- What is Dr. Thornton's relationship with business and his beliefs in privatization in public schools? During the interview in Seattle, Dr. Thornton claimed that while privatization (charters, Edison schools, and other models) made sense in Philadelphia, it didn't make sense in Seattle. Does he really know enough about our district already to make that statement, or was he just playing to the crowd? In Seattle, Dr. Thornton interrupted an answer to an audience member's question to say "Hi, Jane." I was baffled by that until later when he made a point to again call out the fact that he knew Jane already and to gush about how wonderful Jane and Microsoft have been to Philadelphia schools. Is that how Dr. Thornton typically acts around business people? Does he bend Philadelphia schools to meet business agendas, or just seek business support for his own vision of quality schools? And, given his previous ethics violation, is his relationship with business seen as too cozy?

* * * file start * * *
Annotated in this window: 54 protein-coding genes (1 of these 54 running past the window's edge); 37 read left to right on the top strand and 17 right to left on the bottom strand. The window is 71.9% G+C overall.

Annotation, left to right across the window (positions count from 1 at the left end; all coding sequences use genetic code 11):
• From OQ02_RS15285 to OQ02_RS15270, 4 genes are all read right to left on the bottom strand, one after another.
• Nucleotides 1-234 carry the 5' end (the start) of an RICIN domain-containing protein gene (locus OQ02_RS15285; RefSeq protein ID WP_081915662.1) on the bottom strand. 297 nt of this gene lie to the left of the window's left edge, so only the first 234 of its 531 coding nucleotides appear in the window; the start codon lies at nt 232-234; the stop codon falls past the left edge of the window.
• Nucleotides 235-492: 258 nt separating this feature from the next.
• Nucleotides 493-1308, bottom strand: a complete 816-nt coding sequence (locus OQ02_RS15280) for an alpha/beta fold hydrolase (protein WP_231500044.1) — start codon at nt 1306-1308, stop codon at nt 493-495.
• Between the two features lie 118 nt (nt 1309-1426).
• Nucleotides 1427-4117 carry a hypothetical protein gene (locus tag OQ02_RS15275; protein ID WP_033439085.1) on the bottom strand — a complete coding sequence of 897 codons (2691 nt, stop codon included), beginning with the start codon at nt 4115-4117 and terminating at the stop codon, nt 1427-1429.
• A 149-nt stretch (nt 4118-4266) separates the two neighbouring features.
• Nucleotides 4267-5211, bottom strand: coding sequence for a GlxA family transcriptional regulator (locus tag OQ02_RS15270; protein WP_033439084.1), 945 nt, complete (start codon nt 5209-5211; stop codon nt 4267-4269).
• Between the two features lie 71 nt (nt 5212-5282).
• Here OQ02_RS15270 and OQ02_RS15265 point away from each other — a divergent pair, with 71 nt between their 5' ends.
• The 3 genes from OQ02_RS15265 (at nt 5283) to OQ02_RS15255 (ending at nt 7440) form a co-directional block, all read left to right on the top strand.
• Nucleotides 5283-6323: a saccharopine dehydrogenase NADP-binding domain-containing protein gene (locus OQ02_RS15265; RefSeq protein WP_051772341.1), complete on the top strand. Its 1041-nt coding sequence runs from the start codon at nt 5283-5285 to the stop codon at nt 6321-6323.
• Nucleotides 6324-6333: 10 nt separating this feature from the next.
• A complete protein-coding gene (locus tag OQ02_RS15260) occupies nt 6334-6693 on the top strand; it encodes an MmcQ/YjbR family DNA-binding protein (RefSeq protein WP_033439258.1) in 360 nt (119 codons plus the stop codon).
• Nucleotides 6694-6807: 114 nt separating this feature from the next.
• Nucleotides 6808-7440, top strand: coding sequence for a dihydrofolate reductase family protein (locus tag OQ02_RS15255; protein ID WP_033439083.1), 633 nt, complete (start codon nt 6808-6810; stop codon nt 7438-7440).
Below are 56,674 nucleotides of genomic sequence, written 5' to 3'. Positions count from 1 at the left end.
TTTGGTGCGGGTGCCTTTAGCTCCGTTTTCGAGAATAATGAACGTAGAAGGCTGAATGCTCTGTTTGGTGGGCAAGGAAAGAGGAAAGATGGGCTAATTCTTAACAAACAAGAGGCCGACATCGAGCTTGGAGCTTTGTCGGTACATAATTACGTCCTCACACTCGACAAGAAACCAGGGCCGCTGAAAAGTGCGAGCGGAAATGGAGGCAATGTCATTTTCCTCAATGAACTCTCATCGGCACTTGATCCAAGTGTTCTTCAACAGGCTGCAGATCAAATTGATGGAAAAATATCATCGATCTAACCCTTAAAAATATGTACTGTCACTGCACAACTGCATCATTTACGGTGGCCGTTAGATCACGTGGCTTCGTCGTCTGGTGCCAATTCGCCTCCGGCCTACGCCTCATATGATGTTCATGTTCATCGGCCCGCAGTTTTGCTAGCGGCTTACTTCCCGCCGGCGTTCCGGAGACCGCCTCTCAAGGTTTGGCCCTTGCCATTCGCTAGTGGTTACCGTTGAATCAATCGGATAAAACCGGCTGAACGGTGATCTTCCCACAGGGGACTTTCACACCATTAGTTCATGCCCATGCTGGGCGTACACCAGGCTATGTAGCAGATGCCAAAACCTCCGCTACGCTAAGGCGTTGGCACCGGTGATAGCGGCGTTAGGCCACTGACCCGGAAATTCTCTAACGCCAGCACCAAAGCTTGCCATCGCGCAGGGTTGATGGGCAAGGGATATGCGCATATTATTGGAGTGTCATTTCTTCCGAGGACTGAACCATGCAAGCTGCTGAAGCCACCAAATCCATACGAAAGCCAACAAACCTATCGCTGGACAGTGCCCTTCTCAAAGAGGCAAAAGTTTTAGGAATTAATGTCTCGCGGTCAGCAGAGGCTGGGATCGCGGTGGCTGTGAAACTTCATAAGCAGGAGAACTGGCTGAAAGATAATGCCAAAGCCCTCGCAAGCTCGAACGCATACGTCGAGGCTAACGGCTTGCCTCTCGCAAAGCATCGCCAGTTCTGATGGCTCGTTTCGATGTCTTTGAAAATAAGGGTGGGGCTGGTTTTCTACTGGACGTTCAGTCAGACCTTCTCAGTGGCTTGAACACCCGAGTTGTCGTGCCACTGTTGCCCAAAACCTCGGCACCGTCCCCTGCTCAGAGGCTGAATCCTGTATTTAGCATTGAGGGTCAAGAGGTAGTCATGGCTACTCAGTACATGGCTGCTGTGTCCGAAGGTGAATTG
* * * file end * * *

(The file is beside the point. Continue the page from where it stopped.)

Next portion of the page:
Seattle School Board Members
While traveling this week and during their discussion of the finalists on Thursday, I'd also like DeBell, Chow and Butler-Wall to ask themselves and their colleagues on the School Board the following questions:
- Are we settling for a "good enough" candidate because of our desire to hire a superintendent before our Board terms expire? Commenters on this blog have talked about choosing between these finalists with phrases like "Well if we only have these two to choose from..." and "so whoever it is, we're going to have to make the best of it." Commenters on other blogs have talked about the candidates as "pretty good second tier candidates," saying that the best superintendent candidates wouldn't consider the job in Seattle until after the Board election happens.